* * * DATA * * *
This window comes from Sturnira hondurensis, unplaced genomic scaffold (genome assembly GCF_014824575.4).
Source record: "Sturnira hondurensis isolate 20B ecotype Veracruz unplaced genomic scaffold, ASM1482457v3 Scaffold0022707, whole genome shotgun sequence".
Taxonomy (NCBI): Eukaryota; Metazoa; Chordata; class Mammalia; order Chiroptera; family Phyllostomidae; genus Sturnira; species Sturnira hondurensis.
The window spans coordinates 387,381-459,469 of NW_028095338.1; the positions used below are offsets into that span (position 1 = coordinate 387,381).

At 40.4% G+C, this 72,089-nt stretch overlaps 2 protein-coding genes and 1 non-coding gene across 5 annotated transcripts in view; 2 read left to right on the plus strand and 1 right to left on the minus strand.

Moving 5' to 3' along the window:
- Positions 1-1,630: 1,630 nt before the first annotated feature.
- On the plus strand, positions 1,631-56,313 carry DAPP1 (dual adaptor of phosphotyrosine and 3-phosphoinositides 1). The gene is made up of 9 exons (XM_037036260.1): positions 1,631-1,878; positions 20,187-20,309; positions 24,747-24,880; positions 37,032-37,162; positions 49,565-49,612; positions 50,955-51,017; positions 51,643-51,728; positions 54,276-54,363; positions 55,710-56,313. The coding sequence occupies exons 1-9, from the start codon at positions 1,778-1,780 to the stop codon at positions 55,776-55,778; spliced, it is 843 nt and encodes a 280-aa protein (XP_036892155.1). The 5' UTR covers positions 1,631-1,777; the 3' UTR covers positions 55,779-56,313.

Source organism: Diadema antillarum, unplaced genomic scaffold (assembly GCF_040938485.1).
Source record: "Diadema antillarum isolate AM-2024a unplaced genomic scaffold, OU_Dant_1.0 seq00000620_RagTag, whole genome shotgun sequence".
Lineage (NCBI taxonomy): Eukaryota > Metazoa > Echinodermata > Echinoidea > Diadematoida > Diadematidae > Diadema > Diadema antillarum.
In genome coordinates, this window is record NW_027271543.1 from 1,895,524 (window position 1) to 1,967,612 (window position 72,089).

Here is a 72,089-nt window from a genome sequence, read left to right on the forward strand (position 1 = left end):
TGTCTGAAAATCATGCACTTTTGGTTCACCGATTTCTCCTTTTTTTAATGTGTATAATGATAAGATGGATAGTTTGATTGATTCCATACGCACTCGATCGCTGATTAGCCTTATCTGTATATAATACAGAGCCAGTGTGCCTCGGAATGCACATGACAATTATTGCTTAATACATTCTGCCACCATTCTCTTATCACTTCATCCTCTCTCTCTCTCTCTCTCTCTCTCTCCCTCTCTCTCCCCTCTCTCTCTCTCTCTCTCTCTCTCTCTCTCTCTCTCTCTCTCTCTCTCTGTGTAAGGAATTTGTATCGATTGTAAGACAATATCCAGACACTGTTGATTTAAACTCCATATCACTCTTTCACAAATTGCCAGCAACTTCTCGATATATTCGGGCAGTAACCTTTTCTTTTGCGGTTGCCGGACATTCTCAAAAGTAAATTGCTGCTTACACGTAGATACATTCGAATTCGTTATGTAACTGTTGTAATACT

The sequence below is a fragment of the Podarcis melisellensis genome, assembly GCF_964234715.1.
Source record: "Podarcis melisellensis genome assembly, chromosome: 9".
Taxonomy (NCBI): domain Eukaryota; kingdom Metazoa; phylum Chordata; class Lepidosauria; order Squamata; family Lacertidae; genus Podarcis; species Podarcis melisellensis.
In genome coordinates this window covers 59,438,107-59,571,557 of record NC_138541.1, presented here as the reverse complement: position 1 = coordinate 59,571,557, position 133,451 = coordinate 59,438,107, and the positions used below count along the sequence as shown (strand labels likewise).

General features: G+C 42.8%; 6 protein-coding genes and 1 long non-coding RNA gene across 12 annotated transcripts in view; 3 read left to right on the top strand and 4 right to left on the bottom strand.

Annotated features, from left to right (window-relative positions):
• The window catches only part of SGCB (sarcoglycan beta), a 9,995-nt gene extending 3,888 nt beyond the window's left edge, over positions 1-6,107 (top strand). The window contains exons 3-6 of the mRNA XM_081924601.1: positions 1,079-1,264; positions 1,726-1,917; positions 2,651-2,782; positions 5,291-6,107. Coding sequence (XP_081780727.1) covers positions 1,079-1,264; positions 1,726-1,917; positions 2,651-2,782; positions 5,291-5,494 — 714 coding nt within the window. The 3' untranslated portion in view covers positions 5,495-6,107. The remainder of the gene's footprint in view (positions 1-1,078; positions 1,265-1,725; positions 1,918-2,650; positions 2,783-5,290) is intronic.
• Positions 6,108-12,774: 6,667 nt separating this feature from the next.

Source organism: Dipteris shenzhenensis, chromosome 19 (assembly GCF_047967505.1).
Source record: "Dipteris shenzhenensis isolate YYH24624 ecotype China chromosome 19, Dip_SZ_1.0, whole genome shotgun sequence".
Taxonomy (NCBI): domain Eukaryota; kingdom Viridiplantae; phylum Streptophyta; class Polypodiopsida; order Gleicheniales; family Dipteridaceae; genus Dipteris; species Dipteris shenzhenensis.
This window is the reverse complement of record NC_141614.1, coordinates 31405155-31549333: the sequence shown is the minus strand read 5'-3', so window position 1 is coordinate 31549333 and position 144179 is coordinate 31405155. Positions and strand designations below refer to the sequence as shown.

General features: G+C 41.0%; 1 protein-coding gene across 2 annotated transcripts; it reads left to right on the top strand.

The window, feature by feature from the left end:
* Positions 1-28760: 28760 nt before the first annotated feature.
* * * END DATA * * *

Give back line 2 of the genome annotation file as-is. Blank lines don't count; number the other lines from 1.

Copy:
Source record: "Sturnira hondurensis isolate 20B ecotype Veracruz unplaced genomic scaffold, ASM1482457v3 Scaffold0022707, whole genome shotgun sequence".